When I met the German-born designer Daniel Andresen in his studio in Antwerp last month, he was looking at yak hair. The hair, spun into wool yarn at a cooperative in Mongolia, was a new experiment for this young designer whose understated knitwear is quietly sold at directional stores like Lift in Tokyo and DAAD Dantone in Milan.
Andresen is understated himself, a quiet, contemplative man who approaches his work without fanfare. “The yak might not work for the knitting machines,” he thought out loud, “it’s too uneven.”
This is the kind of know-how that shows Andresen’s hands-on nature of work. And when I say “hands-on,” I mean exactly that. Everything Andresen makes he makes himself using a couple of old knitwear Brother machines that are “programmed” by punch cards. “This is my production team,” Andresen pointed at his girlfriend, when I asked him where his knitwear is produced.
The machines sit in one room of a nondescript two-story house on the left bank of the Scheldt River Andresen and his girlfriend also live in. It is away from the center of Antwerp and its fashion world, and that’s just the way Andresen likes it, because here he can concentrate on his work.
And the work is uncompromising in its attention to quality and subtle detail. Andresen initially began by fusing wool, linen, and cashmere yarns with hand knit leather, which added edge to the coziness of his cardigans. There were also knit leather pieces, though now Andresen is slowly moving away from leather because it’s becoming hard for him to find leather that is ethically produced.
This is no moralizing hippie stance and Andresen never flaunts his sustainability credentials – he just wants to produce quality garments – yet ethical production is on his mind. He has stopped working with cashmere because its proliferation has caused significant soil erosion in Mongolia while decreasing yarn quality. Hence, the yak wool.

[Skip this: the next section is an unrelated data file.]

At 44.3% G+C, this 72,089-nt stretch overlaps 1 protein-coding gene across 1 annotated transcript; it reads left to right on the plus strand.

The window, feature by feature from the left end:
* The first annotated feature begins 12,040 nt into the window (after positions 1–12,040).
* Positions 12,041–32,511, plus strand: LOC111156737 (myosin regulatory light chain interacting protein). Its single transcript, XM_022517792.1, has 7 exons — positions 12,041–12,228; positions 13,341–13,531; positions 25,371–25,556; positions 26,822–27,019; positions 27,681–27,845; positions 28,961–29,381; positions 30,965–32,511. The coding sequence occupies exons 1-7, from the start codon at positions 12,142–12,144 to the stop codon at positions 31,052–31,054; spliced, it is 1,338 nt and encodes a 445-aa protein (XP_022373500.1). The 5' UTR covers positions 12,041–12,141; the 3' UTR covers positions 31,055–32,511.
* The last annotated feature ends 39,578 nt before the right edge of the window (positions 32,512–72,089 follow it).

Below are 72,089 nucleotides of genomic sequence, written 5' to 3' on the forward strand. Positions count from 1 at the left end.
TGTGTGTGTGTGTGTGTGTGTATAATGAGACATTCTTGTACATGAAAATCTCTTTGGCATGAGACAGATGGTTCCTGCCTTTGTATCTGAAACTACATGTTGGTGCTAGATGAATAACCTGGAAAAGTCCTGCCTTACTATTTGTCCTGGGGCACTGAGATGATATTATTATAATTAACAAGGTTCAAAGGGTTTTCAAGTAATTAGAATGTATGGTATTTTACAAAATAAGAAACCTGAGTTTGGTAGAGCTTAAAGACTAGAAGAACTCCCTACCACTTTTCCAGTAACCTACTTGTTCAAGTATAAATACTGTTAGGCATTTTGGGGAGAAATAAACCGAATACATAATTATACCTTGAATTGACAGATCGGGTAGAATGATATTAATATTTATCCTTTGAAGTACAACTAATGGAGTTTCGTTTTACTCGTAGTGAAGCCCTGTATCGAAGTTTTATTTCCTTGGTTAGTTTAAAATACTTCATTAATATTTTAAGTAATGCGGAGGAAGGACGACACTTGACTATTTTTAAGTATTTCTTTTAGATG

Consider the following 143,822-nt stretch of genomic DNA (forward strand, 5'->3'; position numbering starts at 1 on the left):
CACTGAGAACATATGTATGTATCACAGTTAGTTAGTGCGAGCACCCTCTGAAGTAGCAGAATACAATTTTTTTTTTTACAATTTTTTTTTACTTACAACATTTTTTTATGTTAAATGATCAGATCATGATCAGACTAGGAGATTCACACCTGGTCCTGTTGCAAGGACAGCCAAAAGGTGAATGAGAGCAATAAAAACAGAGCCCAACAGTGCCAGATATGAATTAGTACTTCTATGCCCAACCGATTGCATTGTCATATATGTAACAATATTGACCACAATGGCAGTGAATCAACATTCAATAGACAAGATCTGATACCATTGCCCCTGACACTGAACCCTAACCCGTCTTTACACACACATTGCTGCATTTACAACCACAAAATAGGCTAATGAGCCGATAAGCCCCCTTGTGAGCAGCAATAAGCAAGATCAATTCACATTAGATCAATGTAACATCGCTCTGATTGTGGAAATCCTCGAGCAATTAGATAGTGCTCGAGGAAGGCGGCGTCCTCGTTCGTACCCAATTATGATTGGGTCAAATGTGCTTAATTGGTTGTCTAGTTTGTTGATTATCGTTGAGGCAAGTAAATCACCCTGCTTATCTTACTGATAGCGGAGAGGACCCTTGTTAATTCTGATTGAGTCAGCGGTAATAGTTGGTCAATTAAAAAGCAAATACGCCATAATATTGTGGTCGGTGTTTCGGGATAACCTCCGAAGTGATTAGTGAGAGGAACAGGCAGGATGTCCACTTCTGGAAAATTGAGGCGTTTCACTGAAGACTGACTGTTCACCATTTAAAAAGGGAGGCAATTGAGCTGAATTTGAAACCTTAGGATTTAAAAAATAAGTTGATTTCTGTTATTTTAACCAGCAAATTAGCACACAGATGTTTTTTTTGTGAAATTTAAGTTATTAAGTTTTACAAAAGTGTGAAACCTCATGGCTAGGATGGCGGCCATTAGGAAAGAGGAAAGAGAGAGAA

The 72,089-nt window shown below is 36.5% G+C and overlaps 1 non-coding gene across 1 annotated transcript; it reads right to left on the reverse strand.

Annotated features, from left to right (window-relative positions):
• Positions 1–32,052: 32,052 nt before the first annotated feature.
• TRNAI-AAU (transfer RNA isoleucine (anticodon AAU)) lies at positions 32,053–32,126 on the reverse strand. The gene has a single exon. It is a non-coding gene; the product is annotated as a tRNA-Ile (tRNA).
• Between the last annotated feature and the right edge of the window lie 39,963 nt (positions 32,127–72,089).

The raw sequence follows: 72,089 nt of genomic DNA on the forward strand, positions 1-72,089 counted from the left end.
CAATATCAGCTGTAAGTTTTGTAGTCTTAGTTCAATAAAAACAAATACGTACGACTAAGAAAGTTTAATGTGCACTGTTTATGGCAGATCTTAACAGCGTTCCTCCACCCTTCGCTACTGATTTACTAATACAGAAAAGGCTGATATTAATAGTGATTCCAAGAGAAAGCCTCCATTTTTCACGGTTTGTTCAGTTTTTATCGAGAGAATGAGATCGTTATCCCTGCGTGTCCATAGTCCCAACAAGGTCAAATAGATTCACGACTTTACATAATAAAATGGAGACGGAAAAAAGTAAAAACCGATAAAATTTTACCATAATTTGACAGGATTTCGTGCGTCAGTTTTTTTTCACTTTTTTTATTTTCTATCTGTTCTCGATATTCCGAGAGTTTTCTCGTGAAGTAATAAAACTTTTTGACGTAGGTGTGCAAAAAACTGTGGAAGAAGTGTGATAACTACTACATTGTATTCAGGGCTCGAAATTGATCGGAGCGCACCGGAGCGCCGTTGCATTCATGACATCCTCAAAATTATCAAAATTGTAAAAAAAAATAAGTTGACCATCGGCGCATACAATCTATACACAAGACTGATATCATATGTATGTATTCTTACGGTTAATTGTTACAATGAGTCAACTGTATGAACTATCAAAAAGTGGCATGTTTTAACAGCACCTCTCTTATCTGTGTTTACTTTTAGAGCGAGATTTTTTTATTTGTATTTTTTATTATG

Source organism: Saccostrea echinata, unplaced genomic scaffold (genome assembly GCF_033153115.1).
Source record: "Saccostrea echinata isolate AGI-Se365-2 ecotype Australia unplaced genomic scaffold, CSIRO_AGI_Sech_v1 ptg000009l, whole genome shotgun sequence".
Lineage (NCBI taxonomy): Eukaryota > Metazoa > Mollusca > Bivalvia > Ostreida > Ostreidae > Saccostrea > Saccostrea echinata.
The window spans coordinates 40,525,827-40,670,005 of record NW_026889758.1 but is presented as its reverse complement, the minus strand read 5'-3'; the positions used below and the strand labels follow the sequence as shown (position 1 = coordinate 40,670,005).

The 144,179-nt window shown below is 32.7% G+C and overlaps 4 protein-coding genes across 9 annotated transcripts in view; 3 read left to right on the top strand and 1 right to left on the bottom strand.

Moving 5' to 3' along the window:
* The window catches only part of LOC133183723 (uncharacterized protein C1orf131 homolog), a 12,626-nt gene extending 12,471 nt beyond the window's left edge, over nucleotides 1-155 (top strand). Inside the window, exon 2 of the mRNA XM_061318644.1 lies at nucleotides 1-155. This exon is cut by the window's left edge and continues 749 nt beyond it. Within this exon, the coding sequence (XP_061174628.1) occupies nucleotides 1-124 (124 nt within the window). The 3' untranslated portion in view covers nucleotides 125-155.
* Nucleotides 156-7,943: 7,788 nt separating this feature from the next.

Andresen became interested in fashion in a roundabout way as a teenager in Northern Germany. He loved skateboarding and he would often visit a local shop that carried skateboarding gear. At some point the shop began carrying Comme des Garcons and Yohji Yamamoto. Andresen had never seen anything like it and for the first time the idea of making a living by making clothes appealed to him.
A couple of years later, Andresen got into the prestigious fashion department at the Royal Academy of Arts in Antwerp. He spent some time working for Haider Ackermann. He also spent some time at Hilde Frunt, the esteemed Belgian knitwear maker that has produced knits for Ann Demeulemeester, Raf Simons, and A.F. Vandevorst, among others.
Upon graduation Andresen went back to Germany to oversee a knitwear company. It was fun for a while but as he was loaded with more and more responsibilities Andresen began questioning if he could work within a corporate structure. Soon enough he was back in Antwerp, armed with knitwear know-how.
The proof is in the pudding. Andresen’s knits have a soft, cocoon-like quality – they simply envelope you. My favorite was a sweater with the regular warp but whose weft was uneven. It created a subtly dramatic effect, as if your sweater was covered in spider web. I asked how he did this, and Andresen explained that he tinkered with one of the machines, moving its knitting rods out of order.
Andresen and I rode back to the center of Antwerp in his Volkswagen minivan. He was going to MoMu, Antwerp’s fashion museum, where a bunch of fashion bloggers were invited to take a look at Antwerp’s new talent. We parked in the back and Andersen pulled out a couple of black metal pipes and a garment bag. We walked up the stairs to the second floor where the cocktail hour was already well on its way. Andresen put up the pipes in an empty spot amidst a bunch of white mannequins and guests sipping champagne. He opened the garment bag and hung a couple of his pieces on the pipe. “That’ll do,” I thought.